It’s a classic underdog tale: David, a young shepherd armed only with a sling, beats Goliath, the mighty warrior. The story has transcended its biblical origins to become a common shorthand for unlikely victory. But, asks Malcolm Gladwell, is that really what the David and Goliath story is about?
So I wanted to tell a story that really obsessed me when I was writing my new book, and it’s a story of something that happened 3,000 years ago, when the Kingdom of Israel was in its infancy. And it takes place in an area called the Shephelah in what is now Israel.
And the reason the story obsessed me is that I thought I understood it, and then I went back over it and I realized that I didn’t understand it at all.
Ancient Palestine had a — along its eastern border, there’s a mountain range. Still same is true of Israel today. And in the mountain range are all of the ancient cities of that region, so Jerusalem, Bethlehem, Hebron. And then there’s a coastal plain along the Mediterranean, where Tel Aviv is now. And connecting the mountain range with the coastal plain is an area called the Shephelah, which is a series of valleys and ridges that run east to west, and you can follow the Shephelah, go through the Shephelah to get from the coastal plain to the mountains. And the Shephelah, if you’ve been to Israel, you’ll know it’s just about the most beautiful part of Israel. It’s gorgeous, with forests of oak and wheat fields and vineyards.
But more importantly, though, in the history of that region, it’s served, it’s had a real strategic function, and that is, it is the means by which hostile armies on the coastal plain find their way, get up into the mountains and threaten those living in the mountains. And 3,000 years ago, that’s exactly what happens.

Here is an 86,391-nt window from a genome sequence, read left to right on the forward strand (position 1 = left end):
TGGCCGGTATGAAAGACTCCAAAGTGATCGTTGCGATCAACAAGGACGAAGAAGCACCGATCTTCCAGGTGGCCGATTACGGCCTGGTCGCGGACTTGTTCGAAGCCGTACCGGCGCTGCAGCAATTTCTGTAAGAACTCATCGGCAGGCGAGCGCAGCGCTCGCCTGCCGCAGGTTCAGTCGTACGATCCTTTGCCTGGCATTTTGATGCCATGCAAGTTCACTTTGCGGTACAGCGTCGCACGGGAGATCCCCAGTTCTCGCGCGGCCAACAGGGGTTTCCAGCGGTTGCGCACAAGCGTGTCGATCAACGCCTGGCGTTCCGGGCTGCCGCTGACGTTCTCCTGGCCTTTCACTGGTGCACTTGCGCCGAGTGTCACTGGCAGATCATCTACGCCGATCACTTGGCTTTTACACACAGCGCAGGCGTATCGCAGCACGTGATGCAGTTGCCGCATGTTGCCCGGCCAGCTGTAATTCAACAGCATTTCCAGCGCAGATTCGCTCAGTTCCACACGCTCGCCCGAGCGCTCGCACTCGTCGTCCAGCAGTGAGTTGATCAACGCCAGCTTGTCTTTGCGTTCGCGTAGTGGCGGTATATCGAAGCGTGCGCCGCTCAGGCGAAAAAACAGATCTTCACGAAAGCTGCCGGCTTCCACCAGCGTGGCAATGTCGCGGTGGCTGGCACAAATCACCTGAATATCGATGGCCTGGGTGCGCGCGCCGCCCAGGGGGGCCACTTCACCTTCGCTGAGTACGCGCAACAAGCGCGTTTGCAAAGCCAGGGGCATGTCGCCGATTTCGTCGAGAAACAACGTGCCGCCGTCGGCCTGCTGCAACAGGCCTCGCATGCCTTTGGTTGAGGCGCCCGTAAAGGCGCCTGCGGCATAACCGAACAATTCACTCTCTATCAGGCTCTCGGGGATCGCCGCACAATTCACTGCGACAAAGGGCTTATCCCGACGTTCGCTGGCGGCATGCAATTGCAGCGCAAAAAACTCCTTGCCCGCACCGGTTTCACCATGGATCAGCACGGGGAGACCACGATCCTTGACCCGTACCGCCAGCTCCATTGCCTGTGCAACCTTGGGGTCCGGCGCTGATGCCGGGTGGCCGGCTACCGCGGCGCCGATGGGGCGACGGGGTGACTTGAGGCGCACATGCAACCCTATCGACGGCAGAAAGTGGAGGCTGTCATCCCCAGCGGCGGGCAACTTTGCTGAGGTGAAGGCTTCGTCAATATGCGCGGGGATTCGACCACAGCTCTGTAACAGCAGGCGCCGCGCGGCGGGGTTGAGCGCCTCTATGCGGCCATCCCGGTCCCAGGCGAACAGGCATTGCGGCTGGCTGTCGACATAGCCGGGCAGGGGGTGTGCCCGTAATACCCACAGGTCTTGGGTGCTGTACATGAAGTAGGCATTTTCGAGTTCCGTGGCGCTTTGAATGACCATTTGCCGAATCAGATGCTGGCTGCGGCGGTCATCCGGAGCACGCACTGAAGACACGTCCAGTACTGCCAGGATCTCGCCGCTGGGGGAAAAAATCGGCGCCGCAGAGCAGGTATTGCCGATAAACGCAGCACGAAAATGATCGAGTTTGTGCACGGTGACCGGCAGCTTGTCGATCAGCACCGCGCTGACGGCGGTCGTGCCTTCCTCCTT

The Philistines, who are the biggest of enemies of the Kingdom of Israel, are living in the coastal plain. They’re originally from Crete. They’re a seafaring people. And they may start to make their way through one of the valleys of the Shephelah up into the mountains, because what they want to do is occupy the highland area right by Bethlehem and split the Kingdom of Israel in two.
And the Kingdom of Israel, which is headed by King Saul, obviously catches wind of this, and Saul brings his army down from the mountains and he confronts the Philistines in the Valley of Elah, one of the most beautiful of the valleys of the Shephelah. And the Israelites dig in along the northern ridge, and the Philistines dig in along the southern ridge, and the two armies just sit there for weeks and stare at each other, because they’re deadlocked. Neither can attack the other, because to attack the other side you’ve got to come down the mountain into the valley and then up the other side, and you’re completely exposed.
So finally, to break the deadlock, the Philistines send their mightiest warrior down into the valley floor, and he calls out and he says to the Israelites, “Send your mightiest warrior down, and we’ll have this out, just the two of us.”
This was a tradition in ancient warfare called single combat. It was a way of settling disputes without incurring the bloodshed of a major battle. And the Philistine who is sent down, their mighty warrior, is a giant. He’s 6 foot 9. He’s outfitted head to toe in this glittering bronze armor, and he’s got a sword and he’s got a javelin and he’s got his spear. He is absolutely terrifying. And he’s so terrifying that none of the Israelite soldiers want to fight him. It’s a death wish, right? There’s no way they think they can take him.
And finally the only person who will come forward is this young shepherd boy, and he goes up to Saul and he says, “I’ll fight him.”